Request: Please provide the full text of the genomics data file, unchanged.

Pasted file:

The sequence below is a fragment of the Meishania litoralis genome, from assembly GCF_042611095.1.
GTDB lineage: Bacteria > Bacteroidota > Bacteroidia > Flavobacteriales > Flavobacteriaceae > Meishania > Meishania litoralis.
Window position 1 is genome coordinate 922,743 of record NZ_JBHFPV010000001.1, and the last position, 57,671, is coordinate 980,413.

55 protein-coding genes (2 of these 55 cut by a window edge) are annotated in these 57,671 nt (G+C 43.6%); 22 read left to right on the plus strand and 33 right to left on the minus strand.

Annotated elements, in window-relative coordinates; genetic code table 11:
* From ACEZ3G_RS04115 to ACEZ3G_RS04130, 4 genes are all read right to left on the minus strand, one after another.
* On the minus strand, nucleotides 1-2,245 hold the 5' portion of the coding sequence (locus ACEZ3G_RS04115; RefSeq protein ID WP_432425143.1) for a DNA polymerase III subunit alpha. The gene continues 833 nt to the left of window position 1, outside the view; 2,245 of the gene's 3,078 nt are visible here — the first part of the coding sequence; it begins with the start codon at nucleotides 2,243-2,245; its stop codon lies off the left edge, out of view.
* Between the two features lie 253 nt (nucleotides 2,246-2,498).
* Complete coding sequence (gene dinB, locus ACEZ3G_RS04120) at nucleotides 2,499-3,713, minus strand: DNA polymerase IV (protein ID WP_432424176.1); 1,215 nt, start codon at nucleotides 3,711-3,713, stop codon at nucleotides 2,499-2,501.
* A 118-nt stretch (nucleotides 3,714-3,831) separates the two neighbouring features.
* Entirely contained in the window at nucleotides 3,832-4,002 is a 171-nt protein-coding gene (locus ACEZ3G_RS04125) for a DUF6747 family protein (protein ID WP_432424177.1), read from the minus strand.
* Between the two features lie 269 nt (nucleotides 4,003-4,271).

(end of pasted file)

The sequence below is a fragment of the Meishania litoralis genome, from assembly GCF_042611095.1.
GTDB lineage: Bacteria > Bacteroidota > Bacteroidia > Flavobacteriales > Flavobacteriaceae > Meishania > Meishania litoralis.
Window position 1 is genome coordinate 922,743 of record NZ_JBHFPV010000001.1, and the last position, 57,671, is coordinate 980,413.

55 protein-coding genes (2 of these 55 cut by a window edge) are annotated in these 57,671 nt (G+C 43.6%); 22 read left to right on the plus strand and 33 right to left on the minus strand.

Annotated elements, in window-relative coordinates; genetic code table 11:
* From ACEZ3G_RS04115 to ACEZ3G_RS04130, 4 genes are all read right to left on the minus strand, one after another.
* On the minus strand, nucleotides 1-2,245 hold the 5' portion of the coding sequence (locus ACEZ3G_RS04115; RefSeq protein ID WP_432425143.1) for a DNA polymerase III subunit alpha. The gene continues 833 nt to the left of window position 1, outside the view; 2,245 of the gene's 3,078 nt are visible here — the first part of the coding sequence; it begins with the start codon at nucleotides 2,243-2,245; its stop codon lies off the left edge, out of view.
* Between the two features lie 253 nt (nucleotides 2,246-2,498).
* Complete coding sequence (gene dinB, locus ACEZ3G_RS04120) at nucleotides 2,499-3,713, minus strand: DNA polymerase IV (protein ID WP_432424176.1); 1,215 nt, start codon at nucleotides 3,711-3,713, stop codon at nucleotides 2,499-2,501.
* A 118-nt stretch (nucleotides 3,714-3,831) separates the two neighbouring features.
* Entirely contained in the window at nucleotides 3,832-4,002 is a 171-nt protein-coding gene (locus ACEZ3G_RS04125) for a DUF6747 family protein (protein ID WP_432424177.1), read from the minus strand.
* Between the two features lie 269 nt (nucleotides 4,003-4,271).